Archives of Sexual Behavior

, Volume 42, Issue 1, pp 15–21

Sexting by High School Students: An Exploratory and Descriptive Study


    • Department of PsychologyUniversity of Utah
  • Ryan K. McKinnon
    • Department of PsychologyUniversity of Utah
  • Michael A. Sustaíta
    • Department of PsychologyUniversity of Utah
  • Jordan Rullo
    • Program in Human Sexuality, Department of Family Medicine and Community HealthUniversity of Minnesota Medical School
Original Paper

DOI: 10.1007/s10508-012-9969-8

Cite this article as:
Strassberg, D.S., McKinnon, R.K., Sustaíta, M.A. et al. Arch Sex Behav (2013) 42: 15. doi:10.1007/s10508-012-9969-8


Recently, a phenomenon known as sexting, defined here as the transfer of sexually explicit photos via cell phone, has received substantial attention in the U.S. national media. To determine the current and potential future impact of sexting, more information about the behavior and the attitudes and beliefs surrounding it must be gathered, particularly as it relates to sexting by minors. The present study was designed to provide preliminary information about this phenomenon. Participants were 606 high school students (representing 98 % of the available student body) recruited from a single private high school in the southwestern U.S. Nearly 20 % of all participants reported they had ever sent a sexually explicit image of themselves via cell phone while almost twice as many reported that they had ever received a sexually explicit picture via cell phone and, of these, over 25 % indicated that they had forwarded such a picture to others. Of those reporting having sent a sexually explicit cell phone picture, over a third did so despite believing that there could be serious legal and other consequences attached to the behavior. Given the potential legal and psychological risks associated with sexting, it is important for adolescents, parents, school administrators, and even legislators and law enforcement to understand this behavior.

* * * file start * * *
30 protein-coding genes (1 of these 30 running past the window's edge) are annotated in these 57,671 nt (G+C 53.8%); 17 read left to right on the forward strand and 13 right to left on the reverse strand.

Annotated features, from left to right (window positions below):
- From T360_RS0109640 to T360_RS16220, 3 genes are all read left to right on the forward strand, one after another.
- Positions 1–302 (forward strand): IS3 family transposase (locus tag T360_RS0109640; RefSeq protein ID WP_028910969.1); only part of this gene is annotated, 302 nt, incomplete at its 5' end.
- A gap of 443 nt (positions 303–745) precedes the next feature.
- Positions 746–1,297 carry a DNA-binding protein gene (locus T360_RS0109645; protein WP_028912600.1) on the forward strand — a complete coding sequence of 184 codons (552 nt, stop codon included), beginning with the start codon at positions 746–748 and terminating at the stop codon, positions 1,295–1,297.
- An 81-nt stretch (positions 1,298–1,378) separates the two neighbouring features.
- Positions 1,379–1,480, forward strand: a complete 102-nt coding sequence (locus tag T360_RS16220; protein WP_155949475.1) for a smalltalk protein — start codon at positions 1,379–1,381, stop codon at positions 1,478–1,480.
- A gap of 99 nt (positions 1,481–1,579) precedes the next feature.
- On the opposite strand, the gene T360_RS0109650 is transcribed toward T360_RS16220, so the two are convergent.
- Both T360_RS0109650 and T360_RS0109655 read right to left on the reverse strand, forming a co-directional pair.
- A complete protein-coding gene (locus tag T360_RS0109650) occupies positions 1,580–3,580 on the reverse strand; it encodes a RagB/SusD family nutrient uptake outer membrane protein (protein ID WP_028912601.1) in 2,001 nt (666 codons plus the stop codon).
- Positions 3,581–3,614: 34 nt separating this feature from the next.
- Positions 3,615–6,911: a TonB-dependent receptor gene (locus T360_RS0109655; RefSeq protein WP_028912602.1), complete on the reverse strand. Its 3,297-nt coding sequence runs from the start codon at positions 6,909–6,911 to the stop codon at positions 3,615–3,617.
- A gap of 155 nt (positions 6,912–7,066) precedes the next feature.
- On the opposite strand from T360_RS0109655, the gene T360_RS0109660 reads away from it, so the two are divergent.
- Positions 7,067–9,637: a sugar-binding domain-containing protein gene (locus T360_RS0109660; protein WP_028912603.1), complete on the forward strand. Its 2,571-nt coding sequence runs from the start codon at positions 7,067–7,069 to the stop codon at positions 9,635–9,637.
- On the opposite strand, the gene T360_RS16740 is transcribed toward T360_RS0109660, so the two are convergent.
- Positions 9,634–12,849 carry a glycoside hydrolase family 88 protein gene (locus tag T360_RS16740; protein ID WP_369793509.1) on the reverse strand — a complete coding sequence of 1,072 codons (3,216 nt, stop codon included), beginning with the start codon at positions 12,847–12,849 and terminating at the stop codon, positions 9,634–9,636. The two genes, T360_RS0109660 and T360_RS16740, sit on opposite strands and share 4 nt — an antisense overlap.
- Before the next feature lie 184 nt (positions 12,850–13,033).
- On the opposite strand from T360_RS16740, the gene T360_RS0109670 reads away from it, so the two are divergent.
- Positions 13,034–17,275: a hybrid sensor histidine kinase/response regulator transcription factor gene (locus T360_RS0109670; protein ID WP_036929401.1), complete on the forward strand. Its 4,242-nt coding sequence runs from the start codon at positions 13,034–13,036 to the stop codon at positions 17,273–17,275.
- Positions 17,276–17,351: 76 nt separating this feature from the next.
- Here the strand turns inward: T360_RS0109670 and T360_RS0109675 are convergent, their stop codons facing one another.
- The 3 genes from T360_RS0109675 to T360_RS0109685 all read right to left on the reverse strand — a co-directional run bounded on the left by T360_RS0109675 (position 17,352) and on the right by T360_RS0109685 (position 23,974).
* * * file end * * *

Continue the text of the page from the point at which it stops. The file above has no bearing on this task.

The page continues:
SextingExplicit cell phone picturesAdolescents

Copyright information

© Springer Science+Business Media, LLC 2012